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Re: BLD issue: non-disjointness of internal and external predicate symbols

From: Michael Kifer <kifer@cs.sunysb.edu>
Date: Thu, 10 Jul 2008 11:46:50 -0400
To: Jos de Bruijn <debruijn@inf.unibz.it>
Cc: RIF <public-rif-wg@w3.org>
Message-ID: <20080710114650.03d4e82e@kiferserv>

The principle was the easy of interfacing with FOL, as far as I remember. I see
no good argument for the principle "one constant - one meaning". Especially now
when OWL seems to be ditching it.
But I am ok with separating them. It is just a bad and unnecessary kludge.
Since we distinguish External(p) from p, it is just the same as having a
separate symbol space, esternalIRI. We could have used, for example,
p^^iri and p^^esternalIRI. But you wanted Builtin(...) which later became
External(...).


	--michael  

On Thu, 10 Jul 2008 17:32:36 +0200
Jos de Bruijn <debruijn@inf.unibz.it> wrote:

> Michael,
> 
> My argument is not about error-checking, but rather about the principle 
> that the same constant you use in different places should mean the same 
> thing.
> 
> But I'm also willing to compromise for the case of external frames, so 
> the compromise would be:
> 
> - we create additional sets for external functions and predicates that 
> are disjoint from the sets of "internal" symbols, and impose the 
> condition that internal function and predicate symbols may not be used 
> in external terms
> - we do not impose restrictions on symbols used in external frames
> 
> Let's see what the rest of the working group thinks about this.
> 
> Best, Jos
> 
> Michael Kifer wrote:
> > 
> > On Thu, 10 Jul 2008 17:03:25 +0200
> > Jos de Bruijn <debruijn@inf.unibz.it> wrote:
> > 
> >>
> >> Michael Kifer wrote:
> >>> This was not an omission, but I am fine with separating external from
> >>> non-external symbols for functions and predicates. 
> >> ok, good
> >>
> >>  > As to the frames, I do not think any of the symbols
> >>> should be required to be external.
> >> But then the same constant used in different contexts has a different 
> >> meaning, which I think was something we were trying to avoid in BLD.
> > 
> > Frames are reflexive by nature. So, in some other statement you may want to
> > say that some object (even external one) has a particular set of properties and
> > list them).
> > 
> > Frankly, I do not understand why is it a deal to allow the same, say predicate,
> > to appear inside External(...) and outside of it. The reason for separating the
> > symbols was to ease the interface with FOL. But separating external and
> > non-external symbols does not affect that.
> > 
> > Syntactically it is clear whether a symbol is used as external or internal, and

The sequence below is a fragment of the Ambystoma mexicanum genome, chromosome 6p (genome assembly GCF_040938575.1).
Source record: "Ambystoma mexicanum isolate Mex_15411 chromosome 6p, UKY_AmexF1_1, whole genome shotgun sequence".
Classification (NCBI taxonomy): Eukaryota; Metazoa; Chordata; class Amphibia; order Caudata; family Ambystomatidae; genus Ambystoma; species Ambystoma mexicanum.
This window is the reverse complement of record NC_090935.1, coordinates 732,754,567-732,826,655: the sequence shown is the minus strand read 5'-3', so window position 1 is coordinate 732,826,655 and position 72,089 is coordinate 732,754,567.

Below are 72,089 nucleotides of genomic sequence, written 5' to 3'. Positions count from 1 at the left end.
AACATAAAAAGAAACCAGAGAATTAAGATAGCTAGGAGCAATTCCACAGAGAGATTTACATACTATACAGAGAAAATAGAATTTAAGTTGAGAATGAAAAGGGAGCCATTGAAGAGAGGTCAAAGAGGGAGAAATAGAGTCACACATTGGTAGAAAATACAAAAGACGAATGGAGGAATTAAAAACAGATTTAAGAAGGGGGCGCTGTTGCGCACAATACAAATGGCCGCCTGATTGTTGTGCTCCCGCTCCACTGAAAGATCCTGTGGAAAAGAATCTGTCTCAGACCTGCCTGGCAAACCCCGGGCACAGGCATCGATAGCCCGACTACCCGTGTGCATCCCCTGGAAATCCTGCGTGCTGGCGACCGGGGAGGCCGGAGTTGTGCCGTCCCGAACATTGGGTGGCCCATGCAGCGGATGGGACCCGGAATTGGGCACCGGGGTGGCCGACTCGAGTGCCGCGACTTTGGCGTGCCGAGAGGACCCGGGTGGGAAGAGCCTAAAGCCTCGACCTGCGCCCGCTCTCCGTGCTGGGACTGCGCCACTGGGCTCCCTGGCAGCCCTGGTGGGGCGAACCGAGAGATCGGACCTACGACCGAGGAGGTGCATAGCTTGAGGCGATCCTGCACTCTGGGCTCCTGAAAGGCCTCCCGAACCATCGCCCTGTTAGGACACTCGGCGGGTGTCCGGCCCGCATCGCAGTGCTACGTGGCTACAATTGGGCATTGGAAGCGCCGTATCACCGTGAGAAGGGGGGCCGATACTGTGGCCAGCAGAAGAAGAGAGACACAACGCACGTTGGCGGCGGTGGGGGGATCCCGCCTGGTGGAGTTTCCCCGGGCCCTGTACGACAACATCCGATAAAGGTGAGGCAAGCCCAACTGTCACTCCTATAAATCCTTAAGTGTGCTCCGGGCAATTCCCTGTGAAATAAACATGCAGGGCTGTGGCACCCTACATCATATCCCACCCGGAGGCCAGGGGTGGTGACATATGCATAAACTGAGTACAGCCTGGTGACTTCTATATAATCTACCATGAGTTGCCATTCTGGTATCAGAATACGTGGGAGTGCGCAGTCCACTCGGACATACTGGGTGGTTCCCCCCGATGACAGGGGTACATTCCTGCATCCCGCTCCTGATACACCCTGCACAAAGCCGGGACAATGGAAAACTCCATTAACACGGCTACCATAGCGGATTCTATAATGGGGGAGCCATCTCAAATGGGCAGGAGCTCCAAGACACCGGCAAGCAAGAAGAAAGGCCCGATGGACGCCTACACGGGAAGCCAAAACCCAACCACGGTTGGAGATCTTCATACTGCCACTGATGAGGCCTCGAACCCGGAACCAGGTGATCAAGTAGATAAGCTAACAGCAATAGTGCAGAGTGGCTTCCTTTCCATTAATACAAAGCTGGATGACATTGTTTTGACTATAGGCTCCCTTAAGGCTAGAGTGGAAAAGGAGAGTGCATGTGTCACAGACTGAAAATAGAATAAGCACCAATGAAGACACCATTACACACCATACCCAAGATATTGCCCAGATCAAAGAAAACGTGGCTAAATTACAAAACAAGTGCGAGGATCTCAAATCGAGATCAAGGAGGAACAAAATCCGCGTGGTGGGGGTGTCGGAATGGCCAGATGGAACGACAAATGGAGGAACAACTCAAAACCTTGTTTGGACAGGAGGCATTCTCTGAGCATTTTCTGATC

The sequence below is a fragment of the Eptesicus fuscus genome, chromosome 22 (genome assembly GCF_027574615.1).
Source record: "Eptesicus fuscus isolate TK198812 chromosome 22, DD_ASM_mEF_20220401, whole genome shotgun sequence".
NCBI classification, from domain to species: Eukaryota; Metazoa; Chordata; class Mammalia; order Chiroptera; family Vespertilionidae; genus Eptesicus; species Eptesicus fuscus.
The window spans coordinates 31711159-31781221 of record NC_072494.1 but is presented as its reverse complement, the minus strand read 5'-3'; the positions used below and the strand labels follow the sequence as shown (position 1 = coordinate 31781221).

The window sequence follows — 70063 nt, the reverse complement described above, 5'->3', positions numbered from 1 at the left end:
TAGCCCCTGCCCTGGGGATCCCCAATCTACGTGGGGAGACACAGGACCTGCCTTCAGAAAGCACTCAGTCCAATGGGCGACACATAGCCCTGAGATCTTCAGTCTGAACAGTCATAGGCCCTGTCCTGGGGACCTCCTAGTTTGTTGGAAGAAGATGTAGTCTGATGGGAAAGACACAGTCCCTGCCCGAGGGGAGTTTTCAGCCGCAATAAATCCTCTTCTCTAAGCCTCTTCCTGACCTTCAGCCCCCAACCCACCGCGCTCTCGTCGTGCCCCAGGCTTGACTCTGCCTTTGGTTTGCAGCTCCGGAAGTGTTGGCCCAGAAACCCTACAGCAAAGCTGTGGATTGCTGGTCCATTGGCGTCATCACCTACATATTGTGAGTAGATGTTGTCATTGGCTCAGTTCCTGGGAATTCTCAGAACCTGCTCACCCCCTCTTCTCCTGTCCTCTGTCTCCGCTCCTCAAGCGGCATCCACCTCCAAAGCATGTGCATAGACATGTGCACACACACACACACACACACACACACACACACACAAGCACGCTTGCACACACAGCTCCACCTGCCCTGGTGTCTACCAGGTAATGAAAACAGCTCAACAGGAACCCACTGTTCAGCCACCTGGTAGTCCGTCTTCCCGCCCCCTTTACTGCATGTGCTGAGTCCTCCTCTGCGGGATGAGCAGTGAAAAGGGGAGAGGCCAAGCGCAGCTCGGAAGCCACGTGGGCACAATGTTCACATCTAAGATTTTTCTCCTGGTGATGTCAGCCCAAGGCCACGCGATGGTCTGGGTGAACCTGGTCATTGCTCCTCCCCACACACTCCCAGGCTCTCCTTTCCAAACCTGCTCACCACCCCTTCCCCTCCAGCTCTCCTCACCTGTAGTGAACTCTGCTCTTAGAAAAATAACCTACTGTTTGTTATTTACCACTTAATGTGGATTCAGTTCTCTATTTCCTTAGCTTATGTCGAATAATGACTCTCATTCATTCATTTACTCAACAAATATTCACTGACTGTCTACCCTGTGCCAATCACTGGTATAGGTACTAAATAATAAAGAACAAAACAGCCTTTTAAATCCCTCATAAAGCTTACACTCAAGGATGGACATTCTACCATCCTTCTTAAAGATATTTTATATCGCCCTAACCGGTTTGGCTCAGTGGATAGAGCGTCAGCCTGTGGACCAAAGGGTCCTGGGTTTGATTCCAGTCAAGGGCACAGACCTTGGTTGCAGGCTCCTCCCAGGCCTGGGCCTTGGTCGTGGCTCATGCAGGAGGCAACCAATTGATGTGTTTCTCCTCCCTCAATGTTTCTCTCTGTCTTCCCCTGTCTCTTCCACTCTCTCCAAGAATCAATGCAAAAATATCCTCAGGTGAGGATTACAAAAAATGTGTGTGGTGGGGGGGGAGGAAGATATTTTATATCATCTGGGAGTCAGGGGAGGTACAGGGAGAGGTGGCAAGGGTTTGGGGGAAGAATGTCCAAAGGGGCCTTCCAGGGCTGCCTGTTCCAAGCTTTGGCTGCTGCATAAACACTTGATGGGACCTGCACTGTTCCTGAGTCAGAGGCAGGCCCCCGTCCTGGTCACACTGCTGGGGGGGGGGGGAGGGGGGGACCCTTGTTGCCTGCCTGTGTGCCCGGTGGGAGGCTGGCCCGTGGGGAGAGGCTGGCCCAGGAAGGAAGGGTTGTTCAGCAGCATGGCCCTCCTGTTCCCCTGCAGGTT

> > I see no reason to reinforce this with an additional syntactic kludge (I
> > conceded it just in the interests of peace :-).  If your argument is
> > error-checking then it is not our business. Systems that care about it would
> > build the appropriate error checkers.
> > 
> > 
> > 	--michael  
> > 
> >> Best, Jos
> >>
> >>>
> >>>
> >>> 	--michael  
> >>>
> >>>
> >>> On Thu, 10 Jul 2008 12:57:45 +0200
> >>> Jos de Bruijn <debruijn@inf.unibz.it> wrote:
> >>>
> >>>> There is an issue in BLD, which I unfortunately did not catch before.  I 
> >>>> think it is probably an omission in the definition, but it is a 
> >>>> substantive one.
> >>>> If we all agree that it is indeed an omission, we can probably address 
> >>>> the problem, create a new frozen version, and vote about publication in 
> >>>> the next phone conference on Tuesday.
> >>>> Personally, I am not ready to sign off on publication before this issue 
> >>>> is resolved.
> >>>>
> >>>> The issue is the following: in the definition of well-formed terms, the 
> >>>> set of all symbols is partitioned into predicate symbols, function 
> >>>> symbols, etc. however, no distinction is made between external and 
> >>>> "internal" symbols.  The consequence is that the same function or 
> >>>> predicate symbol can be used both in an external term and an internal 
> >>>> term, and these two terms have different meanings, i.e., the same 
> >>>> constant is interpreted differently based on the context, which is 
> >>>> something we explicitly wanted to avoid in BLD.  So, a built-in function 
> >>>> may be used outside an external term and will be uninterpreted.
> >>>>
> >>>> The problem is easy to fix by defining additional sets of external 
> >>>> predicate function symbols that are disjoint from the other sets of 
> >>>> symbols and defining appropriate restrictions on external terms (i.e., 
> >>>> the first function/predicate symbol in an external term must be an 
> >>>> external symbol).
> >>>> It becomes a bit more tricky when considering external frames, but 
> >>>> probably all constants used in an external frame should be external 
> >>>> individuals/functions/predicates.
> >>>>
> >>>> Best, Jos
> 
Received on Thursday, 10 July 2008 15:47:43 GMT

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